The salaries of the First Judicial District's 92 active judges and those of Lawrence and his deputy are funded by the state. The salaries and expenses of the support staff for the Criminal Justice Center, the civil courts in City Hall, Traffic Court, Family Court, and Orphans Court are borne by city taxpayers.
Dembe, 61, remains optimistic - and with reason. She was, after all, elected to the Common Pleas Court in 1989, when the court's reputation was arguably at its lowest.
A few years earlier, the FBI had been eavesdropping on the Roofers Union and heard boss Steve Traitz counting out cash - $300 to $500 each - for city judges. Three judges were convicted criminally, and 14 others were removed, resigned or suspended.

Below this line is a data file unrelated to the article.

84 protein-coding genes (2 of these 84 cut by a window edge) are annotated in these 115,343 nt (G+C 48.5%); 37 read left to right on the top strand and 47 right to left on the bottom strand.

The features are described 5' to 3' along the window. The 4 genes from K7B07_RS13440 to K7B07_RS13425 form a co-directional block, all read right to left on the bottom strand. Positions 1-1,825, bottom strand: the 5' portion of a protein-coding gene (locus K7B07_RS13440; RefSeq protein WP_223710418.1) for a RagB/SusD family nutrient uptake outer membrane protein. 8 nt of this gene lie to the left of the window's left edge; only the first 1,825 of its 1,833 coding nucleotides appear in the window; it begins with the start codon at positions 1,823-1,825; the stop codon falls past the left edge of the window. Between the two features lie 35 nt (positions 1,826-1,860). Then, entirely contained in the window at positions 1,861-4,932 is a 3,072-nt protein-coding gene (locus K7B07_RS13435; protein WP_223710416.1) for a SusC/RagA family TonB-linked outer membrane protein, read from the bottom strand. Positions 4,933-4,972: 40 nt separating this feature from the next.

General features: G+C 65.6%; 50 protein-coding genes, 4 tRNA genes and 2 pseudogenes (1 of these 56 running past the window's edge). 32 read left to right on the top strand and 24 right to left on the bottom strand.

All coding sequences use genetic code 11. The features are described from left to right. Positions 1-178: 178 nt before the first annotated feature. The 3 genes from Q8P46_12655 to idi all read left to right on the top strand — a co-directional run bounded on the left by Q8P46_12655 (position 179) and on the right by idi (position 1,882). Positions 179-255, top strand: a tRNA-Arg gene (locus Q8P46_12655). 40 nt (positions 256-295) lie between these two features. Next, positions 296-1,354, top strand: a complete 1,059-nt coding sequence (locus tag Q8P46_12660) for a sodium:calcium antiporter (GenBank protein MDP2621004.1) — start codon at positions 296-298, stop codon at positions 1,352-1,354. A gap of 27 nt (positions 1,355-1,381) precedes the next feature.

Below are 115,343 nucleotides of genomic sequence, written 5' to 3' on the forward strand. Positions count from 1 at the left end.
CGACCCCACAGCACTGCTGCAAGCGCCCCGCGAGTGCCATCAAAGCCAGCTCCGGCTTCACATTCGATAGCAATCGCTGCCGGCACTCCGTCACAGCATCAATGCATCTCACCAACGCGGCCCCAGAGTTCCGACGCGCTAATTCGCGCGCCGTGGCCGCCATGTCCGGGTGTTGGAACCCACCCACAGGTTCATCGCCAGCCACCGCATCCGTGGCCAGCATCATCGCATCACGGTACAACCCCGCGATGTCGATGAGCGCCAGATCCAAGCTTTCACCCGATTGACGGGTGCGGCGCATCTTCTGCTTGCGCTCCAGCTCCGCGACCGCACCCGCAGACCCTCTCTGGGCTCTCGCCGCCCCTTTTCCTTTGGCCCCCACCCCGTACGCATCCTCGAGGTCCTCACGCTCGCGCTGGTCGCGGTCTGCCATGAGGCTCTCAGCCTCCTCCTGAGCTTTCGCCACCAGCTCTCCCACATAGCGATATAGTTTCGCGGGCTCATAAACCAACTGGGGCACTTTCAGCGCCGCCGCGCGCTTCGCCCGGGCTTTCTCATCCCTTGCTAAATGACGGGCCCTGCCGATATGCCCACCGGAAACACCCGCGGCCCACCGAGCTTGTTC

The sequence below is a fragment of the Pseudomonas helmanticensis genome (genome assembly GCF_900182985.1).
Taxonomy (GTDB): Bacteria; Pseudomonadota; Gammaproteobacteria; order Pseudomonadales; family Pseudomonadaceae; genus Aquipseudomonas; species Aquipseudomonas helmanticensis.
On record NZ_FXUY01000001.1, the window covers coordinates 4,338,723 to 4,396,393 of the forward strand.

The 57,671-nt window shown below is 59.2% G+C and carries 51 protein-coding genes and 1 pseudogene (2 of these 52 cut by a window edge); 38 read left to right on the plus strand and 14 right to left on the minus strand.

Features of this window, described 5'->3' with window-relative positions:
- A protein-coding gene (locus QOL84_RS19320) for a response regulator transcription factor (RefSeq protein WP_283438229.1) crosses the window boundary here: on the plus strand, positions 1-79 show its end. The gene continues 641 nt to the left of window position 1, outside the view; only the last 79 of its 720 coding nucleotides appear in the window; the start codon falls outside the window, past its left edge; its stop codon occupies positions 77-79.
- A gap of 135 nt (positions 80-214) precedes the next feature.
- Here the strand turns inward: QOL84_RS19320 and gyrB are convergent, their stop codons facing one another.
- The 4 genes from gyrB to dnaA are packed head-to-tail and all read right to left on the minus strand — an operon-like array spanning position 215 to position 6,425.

And then, in 1991, the state Supreme Court stepped in, appointing a broadly empowered court administrator to run the city courts, reduce criminal and civil case backlogs, and reform the court's reputation as a patronage mill.
In 1996, the Supreme Court eliminated the "court czar," and made the court administrator responsible for budget and finances. Since then, the First Judicial District has been governed by an eight-member board that includes the president and administrative judges of the Philadelphia courts and the state court administrator.
From that turmoil, Dembe said, the current Philadelphia bench has risen.
Dembe said the current complement of 92 judges "has been about accomplishment and moving forward. It's a terrific bench."